High Tibial Osteotomy, a Dash of Physical Therapy, and a Healthy Serving of Barbells. Just What the Doctor Ordered
by Chris Palladino, SSC | May 24, 2023
Meet Dave, a 42-year-old fireman, dad
of fantastic twin girls, and a husband. Dave is a recreational
barbell athlete, training 3-4x a week at a local gym. Dave was born
with a moderate bilateral varus deformity (bow leg) of his knees,
which, over time, had increased stress on the medial compartment of
the knee. Chronic knee pain, stiffness, and clicking were common
problems for Dave for years. In September of 2021, Dave injured his
knee on the job, which led him to receive his first medial
meniscectomy of the right knee. He received the same surgery on his
left knee the following December. Dave found himself on light duty at
work, which offered him little relief. Disappointed at his injuries’
impact on his active lifestyle, he became reluctant to train.
Dave spent the better half of 2021 in
outpatient physical therapy. Physical therapy consisted of your
standard meniscectomy rehab approach, including table exercises,
partial squats in parallel bars, soft tissue massage, ice, and
electronic muscle stimulation. Physical
Therapy got Dave to a baseline of light recreational activity,
but Dave remained sidelined at work and unable to enjoy an active
Parallel to his physical therapy done
in 2021, he continued his barbell training independently. On his own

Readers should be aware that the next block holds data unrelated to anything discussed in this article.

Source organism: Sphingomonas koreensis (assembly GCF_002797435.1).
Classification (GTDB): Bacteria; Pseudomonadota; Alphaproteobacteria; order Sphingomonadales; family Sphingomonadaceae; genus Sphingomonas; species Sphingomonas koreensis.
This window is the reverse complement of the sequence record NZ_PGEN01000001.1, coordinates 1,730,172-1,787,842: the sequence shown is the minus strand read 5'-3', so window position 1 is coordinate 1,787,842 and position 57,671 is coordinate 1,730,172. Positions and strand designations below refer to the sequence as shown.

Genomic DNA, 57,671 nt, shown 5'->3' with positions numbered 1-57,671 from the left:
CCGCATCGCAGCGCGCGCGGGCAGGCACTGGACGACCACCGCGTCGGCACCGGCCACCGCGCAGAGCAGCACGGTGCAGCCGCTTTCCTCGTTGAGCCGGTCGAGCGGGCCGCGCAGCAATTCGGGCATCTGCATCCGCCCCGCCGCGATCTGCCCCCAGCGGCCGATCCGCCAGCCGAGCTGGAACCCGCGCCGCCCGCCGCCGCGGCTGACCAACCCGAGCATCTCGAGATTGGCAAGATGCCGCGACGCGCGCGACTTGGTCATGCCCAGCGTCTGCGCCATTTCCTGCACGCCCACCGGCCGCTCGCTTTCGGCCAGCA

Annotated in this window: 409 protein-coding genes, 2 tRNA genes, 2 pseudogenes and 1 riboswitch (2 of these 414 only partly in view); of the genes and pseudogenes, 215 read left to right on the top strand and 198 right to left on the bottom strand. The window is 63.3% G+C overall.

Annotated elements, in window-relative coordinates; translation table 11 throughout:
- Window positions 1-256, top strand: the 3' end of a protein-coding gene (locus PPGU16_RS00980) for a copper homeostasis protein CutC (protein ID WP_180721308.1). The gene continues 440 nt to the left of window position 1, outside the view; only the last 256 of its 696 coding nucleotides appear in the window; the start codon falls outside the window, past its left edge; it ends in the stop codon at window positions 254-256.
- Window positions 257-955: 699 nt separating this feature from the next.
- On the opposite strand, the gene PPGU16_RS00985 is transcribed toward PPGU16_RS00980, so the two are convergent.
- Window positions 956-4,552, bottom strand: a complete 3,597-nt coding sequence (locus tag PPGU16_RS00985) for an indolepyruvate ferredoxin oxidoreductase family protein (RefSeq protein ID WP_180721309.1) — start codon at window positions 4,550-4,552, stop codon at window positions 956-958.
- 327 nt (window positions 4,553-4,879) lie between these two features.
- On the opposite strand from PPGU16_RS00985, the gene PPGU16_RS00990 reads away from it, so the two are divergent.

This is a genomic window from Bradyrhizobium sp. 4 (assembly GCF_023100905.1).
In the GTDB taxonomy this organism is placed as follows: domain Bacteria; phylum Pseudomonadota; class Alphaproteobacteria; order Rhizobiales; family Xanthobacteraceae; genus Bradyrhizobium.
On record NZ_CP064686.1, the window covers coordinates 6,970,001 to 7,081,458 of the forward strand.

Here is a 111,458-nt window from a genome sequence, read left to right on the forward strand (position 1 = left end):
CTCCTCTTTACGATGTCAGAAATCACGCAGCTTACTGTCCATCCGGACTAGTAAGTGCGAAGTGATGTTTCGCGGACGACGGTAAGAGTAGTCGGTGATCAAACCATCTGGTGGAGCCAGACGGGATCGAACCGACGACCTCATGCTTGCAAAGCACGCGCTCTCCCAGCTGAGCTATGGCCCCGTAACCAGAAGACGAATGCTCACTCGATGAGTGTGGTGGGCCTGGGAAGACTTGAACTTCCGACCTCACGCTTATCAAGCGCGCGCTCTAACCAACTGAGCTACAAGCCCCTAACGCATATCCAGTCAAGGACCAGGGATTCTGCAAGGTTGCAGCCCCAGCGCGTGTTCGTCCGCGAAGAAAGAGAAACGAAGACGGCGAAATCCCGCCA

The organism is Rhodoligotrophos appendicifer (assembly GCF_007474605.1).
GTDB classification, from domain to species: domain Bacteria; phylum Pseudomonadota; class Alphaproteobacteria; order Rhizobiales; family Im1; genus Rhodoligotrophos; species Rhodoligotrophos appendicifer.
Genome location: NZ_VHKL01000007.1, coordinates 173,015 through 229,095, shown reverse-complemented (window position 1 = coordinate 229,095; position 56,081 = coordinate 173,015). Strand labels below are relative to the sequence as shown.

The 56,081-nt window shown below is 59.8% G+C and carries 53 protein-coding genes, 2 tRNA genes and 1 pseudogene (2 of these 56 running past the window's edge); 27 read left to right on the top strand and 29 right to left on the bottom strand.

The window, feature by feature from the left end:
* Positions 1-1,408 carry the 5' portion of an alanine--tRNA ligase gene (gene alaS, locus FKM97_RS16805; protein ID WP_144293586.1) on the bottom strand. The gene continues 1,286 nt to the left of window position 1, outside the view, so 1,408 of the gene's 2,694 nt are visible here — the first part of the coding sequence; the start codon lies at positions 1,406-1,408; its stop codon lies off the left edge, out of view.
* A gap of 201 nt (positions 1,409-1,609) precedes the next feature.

accord, Dave found Starting Strength. Through trial and error and
some experience with training, Dave found that barbell training
increased his strength capacity while managing his pain. After
spending time under the bar, he started feeling some relief.
“My knees feel great after squats,
but that relief only lasted for a few days,” said Dave. He
typically ran a Novice Linear Progression (NLP) for a period, but due
to his injuries, he often had to reset weight and reduce range of
motion while staying active.
Quickly realizing that he made more
progress with barbells than with traditional PT, Dave began
researching his barbell training and surgical options for correcting
his knees. Dave met Dr. Andreas Gomoll in mid-2022 from the Hospital
of Special Surgery in New York. Dr. Gomoll recommended Dave as a
candidate for a high tibial osteotomy (HTO) on the right leg. Once
rehabbed and healed, Dr. Gomoll would schedule the procedure for the
left leg. HTO is a surgical procedure that corrects angular
deformities to prevent the development or progression of
osteoarthritis of the medial knee. This procedure does not return the
knee to “normal”; however, it prolongs the life of a
damaged knee, helps relieve pain in the knee, and delays the need for
a total knee replacement. The attending surgeon removes a triangular
wedge of bone from the lateral side of the tibia to redirect the
forces from the medial to the lateral knee.
I met Dave in mid-August of 2022 when
we decided I would rehab his knee after surgery. First, I took over
his programming, cleaned up his form, ran a successful NLP, and
managed his pain level and stiffness until his surgery on September
19. Three days before surgery, Dave completed a 250 lb squat for sets